the good news is that the technology is good enough fundamentally to actually make the US eventually want to use it to maintain an upper hand in world finance.  perhaps as backing for the USD.
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March 22, 2015, 10:01:21 PM
 #22126

If whitelisting becomes a thing, I will make a point by only accepting black (non-whitelisted) coins.

PGP key molecular F9B70769 fingerprint 9CDD C0D3 20F8 279F 6BE0  3F39 FC49 2362 F9B7 0769
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March 22, 2015, 10:12:29 PM
 #22127

If whitelisting becomes a thing, I will make a point by only accepting black (non-whitelisted) coins.


We should talk!

Seriously, there was a time when I would have sacrificed a lot for native Bitcoin.  At this point, given the makeup of the ecosystem, hodler community, existence of the Bitcoin Foundation and it's minions (including the 'chief scientist' who they pay) and so forth it would be damn difficult for me to justify taking a BB, much less a bullet.  I mean, what would one be sacrificing for?

I actually might take the same tact as you (or at least what you say/believe will be your possition will be.)  The only reason I would do this would be if a replacement for a demonstrably corrupt and useless native Bitcoin was likely, and likely to obtain it's value from a blockchain fork.  Thus, if I could pick up some discounted BTC which have a reasonable chance of being re-valued higher I might be inclined to play that angle.  To help support the current bunch of whales and a system which TPTB from mainstream-land have managed to subvert?  Fuck no!


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March 22, 2015, 10:13:27 PM
 #22128

If whitelisting becomes a thing, I will make a point by only accepting black (non-whitelisted) coins.


Looks like Alex Waters has capitulated on this. In one of the comments on reddit he flat out said that fungibility of Bitcoin was paramount to success. No white listing.
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March 22, 2015, 10:18:59 PM
 #22129

If whitelisting becomes a thing, I will make a point by only accepting black (non-whitelisted) coins.


We should talk!

Seriously, there was a time when I would have sacrificed a lot for native Bitcoin.  At this point, given the makeup of the ecosystem, hodler community, existence of the Bitcoin Foundation and it's minions (including the 'chief scientist' who they pay) and so forth it would be damn difficult for me to justify taking a BB, much less a bullet.  I mean, what would one be sacrificing for?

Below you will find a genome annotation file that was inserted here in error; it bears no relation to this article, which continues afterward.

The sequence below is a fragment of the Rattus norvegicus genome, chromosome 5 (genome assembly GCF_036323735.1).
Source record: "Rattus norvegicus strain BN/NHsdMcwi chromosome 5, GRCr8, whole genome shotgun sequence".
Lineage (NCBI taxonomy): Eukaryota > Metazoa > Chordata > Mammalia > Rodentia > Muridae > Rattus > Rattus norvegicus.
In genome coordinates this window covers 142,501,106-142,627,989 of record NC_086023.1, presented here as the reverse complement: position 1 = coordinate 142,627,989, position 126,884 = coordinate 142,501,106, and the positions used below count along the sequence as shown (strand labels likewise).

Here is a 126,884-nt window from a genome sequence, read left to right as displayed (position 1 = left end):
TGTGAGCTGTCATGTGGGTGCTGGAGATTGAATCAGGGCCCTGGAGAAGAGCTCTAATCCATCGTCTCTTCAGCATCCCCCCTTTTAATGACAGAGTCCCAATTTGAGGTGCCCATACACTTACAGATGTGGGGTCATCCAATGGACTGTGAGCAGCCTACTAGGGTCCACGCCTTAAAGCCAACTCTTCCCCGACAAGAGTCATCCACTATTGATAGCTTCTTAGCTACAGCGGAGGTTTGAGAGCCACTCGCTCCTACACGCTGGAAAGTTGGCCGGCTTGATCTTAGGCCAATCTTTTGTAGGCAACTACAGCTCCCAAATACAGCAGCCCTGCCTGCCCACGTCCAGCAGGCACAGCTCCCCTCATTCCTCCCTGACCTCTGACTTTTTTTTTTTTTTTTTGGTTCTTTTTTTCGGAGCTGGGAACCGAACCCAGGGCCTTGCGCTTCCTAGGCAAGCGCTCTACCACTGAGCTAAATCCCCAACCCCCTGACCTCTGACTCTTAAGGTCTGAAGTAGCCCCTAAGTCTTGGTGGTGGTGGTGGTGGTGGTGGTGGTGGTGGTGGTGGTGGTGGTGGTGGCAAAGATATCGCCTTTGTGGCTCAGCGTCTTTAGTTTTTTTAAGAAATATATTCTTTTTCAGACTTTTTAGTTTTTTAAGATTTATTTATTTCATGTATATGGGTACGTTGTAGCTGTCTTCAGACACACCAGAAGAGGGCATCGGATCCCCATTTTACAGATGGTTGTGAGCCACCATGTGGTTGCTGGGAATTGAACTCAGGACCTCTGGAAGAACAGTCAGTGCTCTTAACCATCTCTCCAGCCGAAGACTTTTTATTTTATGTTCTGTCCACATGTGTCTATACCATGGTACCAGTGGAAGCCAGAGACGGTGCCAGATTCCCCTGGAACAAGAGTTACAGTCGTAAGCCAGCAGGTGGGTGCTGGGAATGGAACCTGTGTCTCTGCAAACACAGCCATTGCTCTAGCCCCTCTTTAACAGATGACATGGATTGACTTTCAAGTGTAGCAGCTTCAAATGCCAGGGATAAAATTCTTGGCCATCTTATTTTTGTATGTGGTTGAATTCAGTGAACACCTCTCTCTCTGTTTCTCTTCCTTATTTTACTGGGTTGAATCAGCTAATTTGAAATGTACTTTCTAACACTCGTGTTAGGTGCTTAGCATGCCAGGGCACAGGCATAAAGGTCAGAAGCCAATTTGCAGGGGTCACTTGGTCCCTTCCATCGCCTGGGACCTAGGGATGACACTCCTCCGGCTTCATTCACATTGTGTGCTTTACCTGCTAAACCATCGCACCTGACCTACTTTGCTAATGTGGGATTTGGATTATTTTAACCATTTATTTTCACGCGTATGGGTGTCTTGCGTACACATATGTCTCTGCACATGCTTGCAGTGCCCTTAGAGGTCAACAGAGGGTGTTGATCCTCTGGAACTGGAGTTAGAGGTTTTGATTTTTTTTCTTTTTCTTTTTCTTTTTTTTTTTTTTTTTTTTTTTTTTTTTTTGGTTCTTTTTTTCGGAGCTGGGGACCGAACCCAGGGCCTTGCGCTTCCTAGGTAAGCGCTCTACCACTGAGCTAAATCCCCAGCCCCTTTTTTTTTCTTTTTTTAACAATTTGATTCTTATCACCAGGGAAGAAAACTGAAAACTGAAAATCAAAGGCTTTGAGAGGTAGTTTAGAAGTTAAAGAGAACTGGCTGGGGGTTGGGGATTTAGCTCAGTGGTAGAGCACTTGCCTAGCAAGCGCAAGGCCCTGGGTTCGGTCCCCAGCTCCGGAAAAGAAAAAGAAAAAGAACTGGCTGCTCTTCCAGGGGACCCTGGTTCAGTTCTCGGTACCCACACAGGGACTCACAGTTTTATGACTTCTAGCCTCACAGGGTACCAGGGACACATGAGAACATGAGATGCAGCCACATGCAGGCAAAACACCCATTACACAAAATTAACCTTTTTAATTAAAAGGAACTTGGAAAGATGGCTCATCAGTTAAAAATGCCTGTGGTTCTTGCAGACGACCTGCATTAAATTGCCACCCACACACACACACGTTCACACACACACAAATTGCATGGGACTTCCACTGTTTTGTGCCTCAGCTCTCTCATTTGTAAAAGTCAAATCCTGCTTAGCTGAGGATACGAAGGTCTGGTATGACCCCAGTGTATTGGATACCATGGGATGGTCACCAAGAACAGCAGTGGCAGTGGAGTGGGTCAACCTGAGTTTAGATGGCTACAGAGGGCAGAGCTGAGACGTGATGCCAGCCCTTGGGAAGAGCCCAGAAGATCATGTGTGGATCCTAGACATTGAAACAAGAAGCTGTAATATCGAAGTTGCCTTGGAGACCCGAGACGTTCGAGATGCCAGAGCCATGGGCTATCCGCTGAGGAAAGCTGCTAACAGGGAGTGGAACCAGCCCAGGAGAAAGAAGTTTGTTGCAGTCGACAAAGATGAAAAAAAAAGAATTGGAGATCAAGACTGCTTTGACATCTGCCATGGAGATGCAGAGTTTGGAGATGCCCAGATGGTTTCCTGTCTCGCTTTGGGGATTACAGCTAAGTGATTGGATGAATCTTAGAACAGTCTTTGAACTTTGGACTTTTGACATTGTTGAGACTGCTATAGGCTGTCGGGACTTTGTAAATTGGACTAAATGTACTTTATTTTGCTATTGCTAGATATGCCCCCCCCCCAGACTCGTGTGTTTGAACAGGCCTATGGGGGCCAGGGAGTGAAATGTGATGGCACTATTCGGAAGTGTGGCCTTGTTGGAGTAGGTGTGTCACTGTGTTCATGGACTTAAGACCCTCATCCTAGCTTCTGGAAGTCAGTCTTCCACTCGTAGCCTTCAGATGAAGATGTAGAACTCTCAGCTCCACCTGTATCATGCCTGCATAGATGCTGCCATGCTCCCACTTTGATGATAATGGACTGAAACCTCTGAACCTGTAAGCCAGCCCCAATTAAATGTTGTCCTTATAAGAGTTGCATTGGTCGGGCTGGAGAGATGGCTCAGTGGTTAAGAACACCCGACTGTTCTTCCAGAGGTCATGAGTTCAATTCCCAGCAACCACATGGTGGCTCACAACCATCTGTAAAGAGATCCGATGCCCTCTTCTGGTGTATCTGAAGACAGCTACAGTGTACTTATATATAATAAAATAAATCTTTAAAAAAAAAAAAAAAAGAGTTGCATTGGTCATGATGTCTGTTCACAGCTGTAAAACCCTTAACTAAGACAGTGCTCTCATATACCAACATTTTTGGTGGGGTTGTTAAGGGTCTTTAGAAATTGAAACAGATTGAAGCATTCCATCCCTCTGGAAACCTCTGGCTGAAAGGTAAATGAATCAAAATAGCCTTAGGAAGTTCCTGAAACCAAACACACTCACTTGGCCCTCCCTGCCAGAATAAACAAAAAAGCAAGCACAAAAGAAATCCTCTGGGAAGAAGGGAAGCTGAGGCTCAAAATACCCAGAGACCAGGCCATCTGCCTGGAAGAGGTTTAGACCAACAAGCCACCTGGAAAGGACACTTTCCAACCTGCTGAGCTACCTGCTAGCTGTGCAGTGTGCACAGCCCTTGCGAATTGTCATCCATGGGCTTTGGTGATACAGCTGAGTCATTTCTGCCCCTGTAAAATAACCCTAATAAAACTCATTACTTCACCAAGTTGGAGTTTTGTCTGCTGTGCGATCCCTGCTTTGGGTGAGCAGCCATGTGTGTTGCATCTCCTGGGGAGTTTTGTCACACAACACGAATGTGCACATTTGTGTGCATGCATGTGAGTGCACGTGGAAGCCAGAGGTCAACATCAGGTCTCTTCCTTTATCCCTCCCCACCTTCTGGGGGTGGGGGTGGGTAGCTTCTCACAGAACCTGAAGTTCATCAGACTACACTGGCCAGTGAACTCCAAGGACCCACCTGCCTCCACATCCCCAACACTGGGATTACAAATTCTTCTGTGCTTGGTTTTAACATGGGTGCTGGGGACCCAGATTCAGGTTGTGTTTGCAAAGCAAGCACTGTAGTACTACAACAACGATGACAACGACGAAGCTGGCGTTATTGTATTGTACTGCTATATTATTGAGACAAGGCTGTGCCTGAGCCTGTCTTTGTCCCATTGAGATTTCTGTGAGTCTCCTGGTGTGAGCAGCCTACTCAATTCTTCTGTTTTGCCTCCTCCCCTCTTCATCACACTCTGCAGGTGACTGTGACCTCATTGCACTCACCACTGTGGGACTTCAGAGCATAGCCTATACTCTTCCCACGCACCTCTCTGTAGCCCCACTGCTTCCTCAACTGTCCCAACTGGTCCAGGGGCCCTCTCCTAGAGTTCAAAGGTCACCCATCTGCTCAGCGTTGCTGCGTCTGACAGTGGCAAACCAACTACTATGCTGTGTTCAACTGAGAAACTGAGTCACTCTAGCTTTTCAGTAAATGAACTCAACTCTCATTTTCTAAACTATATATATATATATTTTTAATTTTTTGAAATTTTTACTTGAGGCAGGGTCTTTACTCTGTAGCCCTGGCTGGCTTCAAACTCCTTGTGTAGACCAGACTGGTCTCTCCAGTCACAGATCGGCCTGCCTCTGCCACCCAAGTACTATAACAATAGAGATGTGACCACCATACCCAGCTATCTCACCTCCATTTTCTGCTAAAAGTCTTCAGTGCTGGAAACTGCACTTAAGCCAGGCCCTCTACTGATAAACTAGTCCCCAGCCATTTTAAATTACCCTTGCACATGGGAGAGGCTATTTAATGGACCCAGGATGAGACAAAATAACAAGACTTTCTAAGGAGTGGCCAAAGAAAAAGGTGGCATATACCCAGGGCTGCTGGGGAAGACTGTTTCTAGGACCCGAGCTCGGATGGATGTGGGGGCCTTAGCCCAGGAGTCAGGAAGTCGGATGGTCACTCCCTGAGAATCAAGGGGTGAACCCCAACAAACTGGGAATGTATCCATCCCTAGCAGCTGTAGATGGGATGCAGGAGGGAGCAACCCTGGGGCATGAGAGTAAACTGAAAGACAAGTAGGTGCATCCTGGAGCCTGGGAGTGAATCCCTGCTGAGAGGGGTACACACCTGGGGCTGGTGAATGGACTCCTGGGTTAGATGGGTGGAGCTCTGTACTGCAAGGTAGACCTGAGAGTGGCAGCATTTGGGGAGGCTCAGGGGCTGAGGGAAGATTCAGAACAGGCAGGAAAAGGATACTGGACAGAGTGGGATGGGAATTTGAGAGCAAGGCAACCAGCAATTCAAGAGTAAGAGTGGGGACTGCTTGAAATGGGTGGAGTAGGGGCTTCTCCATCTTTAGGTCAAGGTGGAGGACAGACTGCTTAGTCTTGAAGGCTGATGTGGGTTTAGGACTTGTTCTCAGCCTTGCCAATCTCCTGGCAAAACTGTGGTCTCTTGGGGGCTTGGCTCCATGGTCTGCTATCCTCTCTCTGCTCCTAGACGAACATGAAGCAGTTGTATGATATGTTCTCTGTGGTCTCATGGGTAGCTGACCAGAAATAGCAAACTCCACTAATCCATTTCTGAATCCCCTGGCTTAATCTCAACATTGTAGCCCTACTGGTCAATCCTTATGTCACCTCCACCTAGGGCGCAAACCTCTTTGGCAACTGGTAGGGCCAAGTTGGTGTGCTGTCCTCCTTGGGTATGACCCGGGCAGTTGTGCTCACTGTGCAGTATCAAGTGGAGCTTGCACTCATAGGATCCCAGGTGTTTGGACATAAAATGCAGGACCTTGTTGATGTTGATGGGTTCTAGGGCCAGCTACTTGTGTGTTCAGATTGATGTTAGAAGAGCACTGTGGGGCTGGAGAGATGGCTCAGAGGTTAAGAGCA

I actually might take the same tact as you (or at least what you say/believe will be your possition will be.)  The only reason I would do this would be if a replacement for a demonstrably corrupt and useless native Bitcoin was likely, and likely to obtain it's value from a blockchain fork.  Thus, if I could pick up some discounted BTC which have a reasonable chance of being re-valued higher I might be inclined to play that angle.  To help support the current bunch of whales and a system which TPTB from mainstream-land have managed to subvert?  Fuck no!



Why haven't you sold  all your coins then?

Answer: because Bitcoin just might turn out better than you think.
tvbcof
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March 22, 2015, 10:30:22 PM
 #22130

If whitelisting becomes a thing, I will make a point by only accepting black (non-whitelisted) coins.


Looks like Alex Waters has capitulated on this. In one of the comments on reddit he flat out said that fungibility of Bitcoin was paramount to success. No white listing.

I guess that settles it.  The guy who joined with Mellon and formed a company writes on reddit that he changed his mind.  I'm glad that danger passed.

Frankly, the fact that Waters and Mellon even talked about their effort in public at all sort of indicates that they are world-class idiots who probably don't have much of a chance for that reason alone.  On the other hand, the idea of whitelisting was so obvious and acceptable to so many of the main Bitcoin players at the 2013 SJ conference that I suppose it's possible that they really didn't see the brick wall of community reaction coming.  It's also the case that the only real criteria for getting a successful validation service going is to play well with the government.  The govt is the one key element that makes such a service economically viable (and probably wildly so!) and it doesn't take a lot of brain power to pull that off.

People in the community need to recognize that the movers and shakers in Bitcoin land who have the connections and resources to get things done on an industrial level are a whole different class of animal than the run-of-the-mill libertarian who populate troll-talk and the dopey little neighborhood meet-ups.  Usually not even the same species with a few exceptions for some amount of hybridization.


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March 22, 2015, 10:34:16 PM
 #22131

If whitelisting becomes a thing, I will make a point by only accepting black (non-whitelisted) coins.


We should talk!

Seriously, there was a time when I would have sacrificed a lot for native Bitcoin.  At this point, given the makeup of the ecosystem, hodler community, existence of the Bitcoin Foundation and it's minions (including the 'chief scientist' who they pay) and so forth it would be damn difficult for me to justify taking a BB, much less a bullet.  I mean, what would one be sacrificing for?

I actually might take the same tact as you (or at least what you say/believe will be your possition will be.)  The only reason I would do this would be if a replacement for a demonstrably corrupt and useless native Bitcoin was likely, and likely to obtain it's value from a blockchain fork.  Thus, if I could pick up some discounted BTC which have a reasonable chance of being re-valued higher I might be inclined to play that angle.  To help support the current bunch of whales and a system which TPTB from mainstream-land have managed to subvert?  Fuck no!


Why haven't you sold  all your coins then?

Answer: because Bitcoin just might turn out better than you think.

Sidechains could address all of these recently mentioned problems and many more.  I'm holding out to see if people come to their senses in time.